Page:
Former Royal Bank of Scotland boss Fred Goodwin is set to come under scrutiny in court for the first time since the bank’s near-collapse in 2008.
Some 9,000 people who lost money on shares are demanding £520m in compensation from the bank and four former directors, including Mr Goodwin.
They say they were misled over the bank’s financial health in the run up to its £45bn government bailout.
The bank and former directors deny any wrongdoing.
Mr Goodwin, who was stripped of his knighthood in 2012, oversaw the multi-billion-pound deal to buy Dutch rival ABN Amro at the height of the financial crisis in 2007, which led to the RBS bailout.
The case at London’s High Court is expected to last 14 weeks and centres on the rights issue aimed at funding the deal which asked existing shareholders to pump £12bn into the bank in exchange for discounted extra shares.
The bank has already settled the majority of claims over the issue, but has not admitted liability.
The case is being heard by a High Court judge without a jury and will involve the remaining 9,000 individuals and 18 institutions. If they are successful, the final payment could be up to £700m if interest is added.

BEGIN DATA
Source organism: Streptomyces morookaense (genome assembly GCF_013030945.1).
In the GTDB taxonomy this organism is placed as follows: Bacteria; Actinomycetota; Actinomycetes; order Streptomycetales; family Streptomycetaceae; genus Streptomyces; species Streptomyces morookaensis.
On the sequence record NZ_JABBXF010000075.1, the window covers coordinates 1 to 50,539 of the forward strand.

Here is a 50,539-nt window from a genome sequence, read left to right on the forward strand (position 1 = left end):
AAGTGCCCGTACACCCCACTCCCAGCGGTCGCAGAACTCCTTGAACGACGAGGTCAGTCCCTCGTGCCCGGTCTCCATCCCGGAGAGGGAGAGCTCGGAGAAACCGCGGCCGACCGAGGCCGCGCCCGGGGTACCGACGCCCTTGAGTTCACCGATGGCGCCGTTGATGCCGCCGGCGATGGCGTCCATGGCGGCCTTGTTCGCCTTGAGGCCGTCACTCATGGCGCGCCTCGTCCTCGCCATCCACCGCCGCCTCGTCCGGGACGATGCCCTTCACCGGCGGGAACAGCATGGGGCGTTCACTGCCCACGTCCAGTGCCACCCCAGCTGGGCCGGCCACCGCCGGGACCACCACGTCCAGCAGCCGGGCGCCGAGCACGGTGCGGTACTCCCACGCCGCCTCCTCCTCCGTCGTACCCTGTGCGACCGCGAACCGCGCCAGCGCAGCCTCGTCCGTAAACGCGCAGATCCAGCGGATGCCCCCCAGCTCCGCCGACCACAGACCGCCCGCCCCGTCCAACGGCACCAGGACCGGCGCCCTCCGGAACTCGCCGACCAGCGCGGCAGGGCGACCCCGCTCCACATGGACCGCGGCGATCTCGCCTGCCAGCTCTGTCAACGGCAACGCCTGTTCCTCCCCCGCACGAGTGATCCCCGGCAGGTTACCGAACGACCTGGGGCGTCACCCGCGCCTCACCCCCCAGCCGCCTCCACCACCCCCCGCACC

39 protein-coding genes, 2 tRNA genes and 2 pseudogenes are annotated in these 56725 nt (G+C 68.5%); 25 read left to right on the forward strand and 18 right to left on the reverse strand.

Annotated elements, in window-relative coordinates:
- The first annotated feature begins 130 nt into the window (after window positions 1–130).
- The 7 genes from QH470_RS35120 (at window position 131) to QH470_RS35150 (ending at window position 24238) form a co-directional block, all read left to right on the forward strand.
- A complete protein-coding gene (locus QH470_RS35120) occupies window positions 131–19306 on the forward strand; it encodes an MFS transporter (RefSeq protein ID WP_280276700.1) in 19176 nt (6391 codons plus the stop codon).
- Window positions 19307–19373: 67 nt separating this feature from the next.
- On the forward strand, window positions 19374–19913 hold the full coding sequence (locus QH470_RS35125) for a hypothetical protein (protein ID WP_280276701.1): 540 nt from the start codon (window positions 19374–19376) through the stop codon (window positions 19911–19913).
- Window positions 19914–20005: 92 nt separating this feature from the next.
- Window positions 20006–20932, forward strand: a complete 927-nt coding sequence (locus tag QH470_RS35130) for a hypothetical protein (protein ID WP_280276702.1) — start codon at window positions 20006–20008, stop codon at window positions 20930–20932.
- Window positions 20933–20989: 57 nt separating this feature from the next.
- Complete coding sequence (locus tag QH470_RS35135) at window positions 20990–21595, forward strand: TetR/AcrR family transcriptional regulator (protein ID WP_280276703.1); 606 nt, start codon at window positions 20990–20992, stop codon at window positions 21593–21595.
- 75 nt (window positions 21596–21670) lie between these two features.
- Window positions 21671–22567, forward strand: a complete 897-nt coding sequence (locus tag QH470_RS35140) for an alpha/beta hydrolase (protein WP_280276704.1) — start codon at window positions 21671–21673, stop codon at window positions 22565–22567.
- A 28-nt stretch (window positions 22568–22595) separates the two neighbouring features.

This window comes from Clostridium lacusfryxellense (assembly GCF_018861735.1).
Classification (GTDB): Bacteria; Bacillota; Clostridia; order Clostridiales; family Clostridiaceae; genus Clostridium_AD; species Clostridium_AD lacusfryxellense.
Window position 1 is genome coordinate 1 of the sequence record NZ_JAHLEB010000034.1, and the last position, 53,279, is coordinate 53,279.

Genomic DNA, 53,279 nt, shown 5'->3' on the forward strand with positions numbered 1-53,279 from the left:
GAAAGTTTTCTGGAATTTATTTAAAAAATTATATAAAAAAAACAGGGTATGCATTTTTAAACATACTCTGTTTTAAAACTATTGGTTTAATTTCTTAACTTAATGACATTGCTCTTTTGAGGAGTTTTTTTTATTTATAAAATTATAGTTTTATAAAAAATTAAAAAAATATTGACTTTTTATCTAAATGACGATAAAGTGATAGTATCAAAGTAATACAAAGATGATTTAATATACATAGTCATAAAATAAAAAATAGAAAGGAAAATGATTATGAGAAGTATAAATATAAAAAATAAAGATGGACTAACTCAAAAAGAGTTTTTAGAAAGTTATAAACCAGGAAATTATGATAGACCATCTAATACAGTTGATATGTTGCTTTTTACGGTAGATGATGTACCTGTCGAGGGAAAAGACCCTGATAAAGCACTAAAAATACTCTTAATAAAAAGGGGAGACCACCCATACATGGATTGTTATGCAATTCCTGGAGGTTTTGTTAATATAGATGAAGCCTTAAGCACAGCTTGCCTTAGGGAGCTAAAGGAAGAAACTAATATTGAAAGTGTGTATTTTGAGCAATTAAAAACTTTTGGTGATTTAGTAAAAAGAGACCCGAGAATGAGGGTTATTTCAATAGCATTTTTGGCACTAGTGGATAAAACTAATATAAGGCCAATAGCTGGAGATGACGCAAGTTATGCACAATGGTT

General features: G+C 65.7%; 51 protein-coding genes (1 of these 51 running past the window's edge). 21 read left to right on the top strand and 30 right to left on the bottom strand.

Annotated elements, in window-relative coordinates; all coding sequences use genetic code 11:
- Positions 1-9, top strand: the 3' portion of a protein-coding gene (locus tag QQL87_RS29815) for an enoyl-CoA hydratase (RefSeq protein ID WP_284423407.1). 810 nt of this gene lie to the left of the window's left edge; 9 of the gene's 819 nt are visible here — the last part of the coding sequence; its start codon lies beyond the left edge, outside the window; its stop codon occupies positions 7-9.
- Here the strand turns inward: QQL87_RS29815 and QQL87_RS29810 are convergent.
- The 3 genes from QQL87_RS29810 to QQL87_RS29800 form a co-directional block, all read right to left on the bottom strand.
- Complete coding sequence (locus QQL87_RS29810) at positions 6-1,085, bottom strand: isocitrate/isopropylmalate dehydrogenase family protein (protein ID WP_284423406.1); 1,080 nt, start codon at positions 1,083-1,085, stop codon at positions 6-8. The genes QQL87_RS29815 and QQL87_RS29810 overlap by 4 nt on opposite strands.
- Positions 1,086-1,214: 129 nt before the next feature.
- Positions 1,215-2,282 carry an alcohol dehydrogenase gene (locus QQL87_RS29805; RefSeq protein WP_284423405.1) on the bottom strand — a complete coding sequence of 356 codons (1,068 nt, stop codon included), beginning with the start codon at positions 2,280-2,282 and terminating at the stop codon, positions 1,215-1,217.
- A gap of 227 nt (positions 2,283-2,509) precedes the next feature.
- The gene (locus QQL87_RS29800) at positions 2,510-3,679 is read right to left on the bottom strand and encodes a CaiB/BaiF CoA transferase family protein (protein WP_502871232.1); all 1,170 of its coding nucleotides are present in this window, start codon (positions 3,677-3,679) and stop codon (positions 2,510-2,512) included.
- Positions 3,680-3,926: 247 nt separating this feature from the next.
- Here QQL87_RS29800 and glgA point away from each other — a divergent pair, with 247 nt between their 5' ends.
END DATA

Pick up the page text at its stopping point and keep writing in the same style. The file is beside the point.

Mr Goodwin is due to be cross-examined on 8 June, the day of the general election. It will be the first time he has spoken about his role at RBS since 2009 when he told MPs on the Treasury select committee that he “could not be more sorry” for what had happened.
RBS has been loss-making ever since its £45.5bn bailout at the height of the crisis and remains 72% taxpayer-owned.
In February, the bank reported a £7bn annual loss for 2016.
The bank is also yet to settle with the US Department of Justice over claims it mis-sold toxic residential mortgage-backed securities.
In April, Chancellor Philip Hammond said the government was prepared to sell its stake at a loss.